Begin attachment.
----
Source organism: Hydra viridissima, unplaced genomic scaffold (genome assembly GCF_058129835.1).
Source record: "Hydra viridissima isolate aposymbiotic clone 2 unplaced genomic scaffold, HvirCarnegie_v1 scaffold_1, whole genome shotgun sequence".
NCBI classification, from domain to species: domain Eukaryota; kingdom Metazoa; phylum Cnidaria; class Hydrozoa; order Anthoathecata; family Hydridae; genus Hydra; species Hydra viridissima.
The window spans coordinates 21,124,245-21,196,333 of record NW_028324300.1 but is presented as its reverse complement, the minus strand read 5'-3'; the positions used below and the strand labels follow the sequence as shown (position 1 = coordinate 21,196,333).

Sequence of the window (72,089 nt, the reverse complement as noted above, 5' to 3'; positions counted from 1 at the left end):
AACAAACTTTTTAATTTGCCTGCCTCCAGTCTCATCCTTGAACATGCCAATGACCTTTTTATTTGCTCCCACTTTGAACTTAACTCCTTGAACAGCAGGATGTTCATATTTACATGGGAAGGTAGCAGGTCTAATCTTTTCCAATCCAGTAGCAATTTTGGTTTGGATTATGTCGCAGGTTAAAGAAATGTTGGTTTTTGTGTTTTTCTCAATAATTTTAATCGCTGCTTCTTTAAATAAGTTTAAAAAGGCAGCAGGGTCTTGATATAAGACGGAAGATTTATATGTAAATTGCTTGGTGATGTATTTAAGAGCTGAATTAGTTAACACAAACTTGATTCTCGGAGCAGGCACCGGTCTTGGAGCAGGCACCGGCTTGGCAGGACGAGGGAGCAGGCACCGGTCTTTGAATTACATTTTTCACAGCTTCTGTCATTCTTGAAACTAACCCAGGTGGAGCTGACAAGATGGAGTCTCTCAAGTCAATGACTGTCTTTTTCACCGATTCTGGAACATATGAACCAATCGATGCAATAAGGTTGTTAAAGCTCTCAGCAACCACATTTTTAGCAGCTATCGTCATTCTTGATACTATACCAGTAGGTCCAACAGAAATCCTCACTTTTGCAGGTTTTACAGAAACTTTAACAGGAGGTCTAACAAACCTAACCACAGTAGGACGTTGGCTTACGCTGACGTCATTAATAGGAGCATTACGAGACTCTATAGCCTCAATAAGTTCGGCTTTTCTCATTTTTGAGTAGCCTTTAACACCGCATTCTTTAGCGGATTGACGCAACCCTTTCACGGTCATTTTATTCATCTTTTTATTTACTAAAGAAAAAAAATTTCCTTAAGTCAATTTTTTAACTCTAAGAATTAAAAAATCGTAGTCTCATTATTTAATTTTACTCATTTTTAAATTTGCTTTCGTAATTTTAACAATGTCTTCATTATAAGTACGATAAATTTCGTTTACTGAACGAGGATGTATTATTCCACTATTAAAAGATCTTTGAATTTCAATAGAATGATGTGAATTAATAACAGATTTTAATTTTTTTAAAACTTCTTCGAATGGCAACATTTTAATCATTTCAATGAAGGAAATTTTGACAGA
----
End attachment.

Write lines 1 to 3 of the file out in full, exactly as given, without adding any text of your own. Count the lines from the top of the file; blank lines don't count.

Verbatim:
Source organism: Hydra viridissima, unplaced genomic scaffold (genome assembly GCF_058129835.1).
Source record: "Hydra viridissima isolate aposymbiotic clone 2 unplaced genomic scaffold, HvirCarnegie_v1 scaffold_1, whole genome shotgun sequence".
NCBI classification, from domain to species: domain Eukaryota; kingdom Metazoa; phylum Cnidaria; class Hydrozoa; order Anthoathecata; family Hydridae; genus Hydra; species Hydra viridissima.